Cyrus had expected that his enemies would sent troops to guard the Syrian gate, a narrow pass between Cilicia and the Euphrates valley. Abrocomas had indeed plans to defend it, but arrived too late. Cyrus now advanced to a place that Xenophon calls Thapsacus, where the Euphrates was fordable. (In fact, the real name Tipsah means ford.) Here, Cyrus finally explained that he was marching to Babylon, which he hoped would come over to his side, after which he could advance to Persia proper. He announced that the soldiers would receive huge rewards when they were successful.



The march along the Euphrates was difficult, because Artaxerxes had ordered the destruction of all farms. Finally, Cyrus' army encountered the 60,000 soldiers of Artaxerxes. Xenophon states that it was some 60 kilometers north of Babylon, Plutarch thinks it was 85 kilometers. He calls the place Cunaxa. It has been identified with Tell Kuneise, west of Baghdad.

According to Xenophon, the Greek troops on Cyrus' right wing were successful. They defeated their opponents, among which were the cavalry of Tissaphernes, Egyptians and archers. At the same time, Artaxerxes' own right wing tried to wheel around Cyrus' smaller army. Therefore, Cyrus (who had already killed the commander of Artaxerxes' Cadusian cavalry in a duel) directed his own left wing against the army of his brother. This created a gap in his battle array; Tissaphernes, whose men stood between Artaxerxes and the Egyptians, broke through it and attacked Cyrus' camp.

At this moment, Cyrus and Artaxerxes were facing each other. Plutarch quotes Ctesias, who was an eyewitness.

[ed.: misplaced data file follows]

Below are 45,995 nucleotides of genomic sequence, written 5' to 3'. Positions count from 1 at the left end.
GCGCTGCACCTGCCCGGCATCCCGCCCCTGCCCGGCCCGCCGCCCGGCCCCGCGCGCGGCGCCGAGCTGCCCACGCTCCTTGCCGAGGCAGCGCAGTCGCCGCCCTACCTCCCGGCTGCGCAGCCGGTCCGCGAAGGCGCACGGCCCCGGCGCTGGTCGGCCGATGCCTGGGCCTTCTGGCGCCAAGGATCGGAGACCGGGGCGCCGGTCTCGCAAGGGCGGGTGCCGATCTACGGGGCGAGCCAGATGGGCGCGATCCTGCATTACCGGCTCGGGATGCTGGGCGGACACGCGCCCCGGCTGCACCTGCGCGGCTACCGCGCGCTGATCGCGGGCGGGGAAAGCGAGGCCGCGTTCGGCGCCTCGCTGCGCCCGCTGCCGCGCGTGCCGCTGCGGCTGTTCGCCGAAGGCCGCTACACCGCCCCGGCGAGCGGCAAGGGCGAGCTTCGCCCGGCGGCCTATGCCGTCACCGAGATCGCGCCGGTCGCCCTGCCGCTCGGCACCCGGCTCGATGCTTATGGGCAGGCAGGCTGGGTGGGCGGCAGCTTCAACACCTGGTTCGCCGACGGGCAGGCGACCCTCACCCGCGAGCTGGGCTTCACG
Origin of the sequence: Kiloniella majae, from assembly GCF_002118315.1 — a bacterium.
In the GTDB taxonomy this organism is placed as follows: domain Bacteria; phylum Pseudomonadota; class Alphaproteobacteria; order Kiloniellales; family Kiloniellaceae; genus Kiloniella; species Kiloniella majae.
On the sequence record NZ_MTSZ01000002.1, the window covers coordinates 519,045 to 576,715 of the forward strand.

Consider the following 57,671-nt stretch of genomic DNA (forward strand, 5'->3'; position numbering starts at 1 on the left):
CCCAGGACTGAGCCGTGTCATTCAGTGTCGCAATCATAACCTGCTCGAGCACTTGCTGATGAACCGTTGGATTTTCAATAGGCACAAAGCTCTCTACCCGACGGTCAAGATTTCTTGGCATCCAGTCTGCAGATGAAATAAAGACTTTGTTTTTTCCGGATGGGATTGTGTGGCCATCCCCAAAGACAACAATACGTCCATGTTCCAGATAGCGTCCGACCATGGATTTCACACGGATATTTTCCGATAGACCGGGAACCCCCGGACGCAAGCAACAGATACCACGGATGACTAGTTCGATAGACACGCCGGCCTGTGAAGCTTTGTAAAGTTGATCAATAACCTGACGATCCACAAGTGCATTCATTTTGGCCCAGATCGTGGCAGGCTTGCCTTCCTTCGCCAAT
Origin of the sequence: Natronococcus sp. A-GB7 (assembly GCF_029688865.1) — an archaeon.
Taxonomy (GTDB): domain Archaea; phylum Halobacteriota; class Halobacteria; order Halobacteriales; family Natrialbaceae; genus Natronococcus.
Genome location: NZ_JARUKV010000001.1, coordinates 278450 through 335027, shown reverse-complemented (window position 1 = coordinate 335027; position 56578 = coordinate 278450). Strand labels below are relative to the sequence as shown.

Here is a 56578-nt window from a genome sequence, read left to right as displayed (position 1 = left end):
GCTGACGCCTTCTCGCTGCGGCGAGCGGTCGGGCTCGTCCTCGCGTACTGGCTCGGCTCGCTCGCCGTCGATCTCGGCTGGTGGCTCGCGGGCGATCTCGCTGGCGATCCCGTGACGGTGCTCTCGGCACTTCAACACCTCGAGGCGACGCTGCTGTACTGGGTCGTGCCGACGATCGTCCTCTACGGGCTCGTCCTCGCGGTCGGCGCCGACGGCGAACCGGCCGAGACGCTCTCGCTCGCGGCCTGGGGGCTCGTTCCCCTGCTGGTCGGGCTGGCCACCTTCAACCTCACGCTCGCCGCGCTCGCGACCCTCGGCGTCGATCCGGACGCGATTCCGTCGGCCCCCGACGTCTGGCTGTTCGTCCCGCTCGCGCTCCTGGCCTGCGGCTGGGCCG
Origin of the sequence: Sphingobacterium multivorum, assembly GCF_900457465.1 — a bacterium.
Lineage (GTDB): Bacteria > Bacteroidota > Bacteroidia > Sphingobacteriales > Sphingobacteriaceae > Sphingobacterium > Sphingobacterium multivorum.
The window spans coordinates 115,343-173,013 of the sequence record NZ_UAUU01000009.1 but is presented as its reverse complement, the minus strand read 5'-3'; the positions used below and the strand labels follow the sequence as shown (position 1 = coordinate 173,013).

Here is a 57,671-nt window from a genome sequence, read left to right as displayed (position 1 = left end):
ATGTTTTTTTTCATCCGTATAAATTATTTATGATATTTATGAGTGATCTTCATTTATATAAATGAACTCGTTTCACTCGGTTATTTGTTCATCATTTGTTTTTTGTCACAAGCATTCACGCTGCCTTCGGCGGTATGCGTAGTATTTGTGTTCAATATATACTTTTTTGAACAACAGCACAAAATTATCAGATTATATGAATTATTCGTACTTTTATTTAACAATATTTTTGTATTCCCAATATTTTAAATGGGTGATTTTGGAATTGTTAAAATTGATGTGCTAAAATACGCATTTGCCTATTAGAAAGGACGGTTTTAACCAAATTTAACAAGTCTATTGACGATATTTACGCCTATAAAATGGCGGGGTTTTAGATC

Cyrus rode up against the king, as he did against him, neither exchanging a word with the other. But Ariaeus, Cyrus' friend, was the first to dart at the king, although he did not wound him. Then the king cast his spear at his brother, but missed him, though he both hit and killed Satiphernes, a nobleman and Cyrus' faithful friend. Then Cyrus directed his spear against the king, and through his armor pierced his breast, five centimeters deep, so that the king fell from his horse. Those who attended him were put to flight and disorder. The king and others, among whom was Ctesias, made his way to a little hill not far off. There, he tried to recuperate.

Cyrus was carried off a great way by the wildness of his horse. The darkness which was now coming on made it hard for his followers to find him. However, he was elate with victory and full of confidence and force. He passed through his enemies, crying out, and that more than once, in the Persian language, 'Clear the way, villains, clear the way!' They did as they were ordered, throwing themselves down at his feet. 

But his tiara [the royal cap] dropped off his head, and a young Persian named Mithridates struck a dart into one of his temples near his eye, not knowing who his opponent was. So much blood gushed out of the wound that Cyrus, swooning and senseless, fell off his horse.

As Cyrus slowly began to come to himself, some eunuchs who were present tried to put him on another horse, and so convey him away safely. Because he was unable to ride, he desired to walk on his feet, and the eunuchs led and supported him. He was dizzy in the head and reeling, but convinced that he had been victorious. Everywhere he heard the fugitives saluting him as king, and praying for grace and mercy.

In the meantime, some wretched, poverty-stricken Caunians, who in some pitiful employment as camp followers had accompanied the king's army, by chance joined these attendants of Cyrus, supposing them to be of their own party. But when they made out that the coats over their breastplates were red, whereas all the king's people wore white ones, they knew that they were enemies. One of them, therefore, not dreaming that it was Cyrus, ventured to strike him behind with a dart. The vein under the knee was cut open, Cyrus fell, struck his wounded temple against a stone, and died.

[Plutarch, Life of Artaxerxes, 11]
This was the end of Cyrus. His brother continued to reign until the spring of 358, but had to accept the loss of Egypt, which had become independent during the Persian civil war under pharaoh, named Amyrtaeus. The Greek mercenaries who had supported Cyrus, were forced to fight their way back through Mesopotamia and Armenia. Of the 14,000 who had left, only 6,000 returned.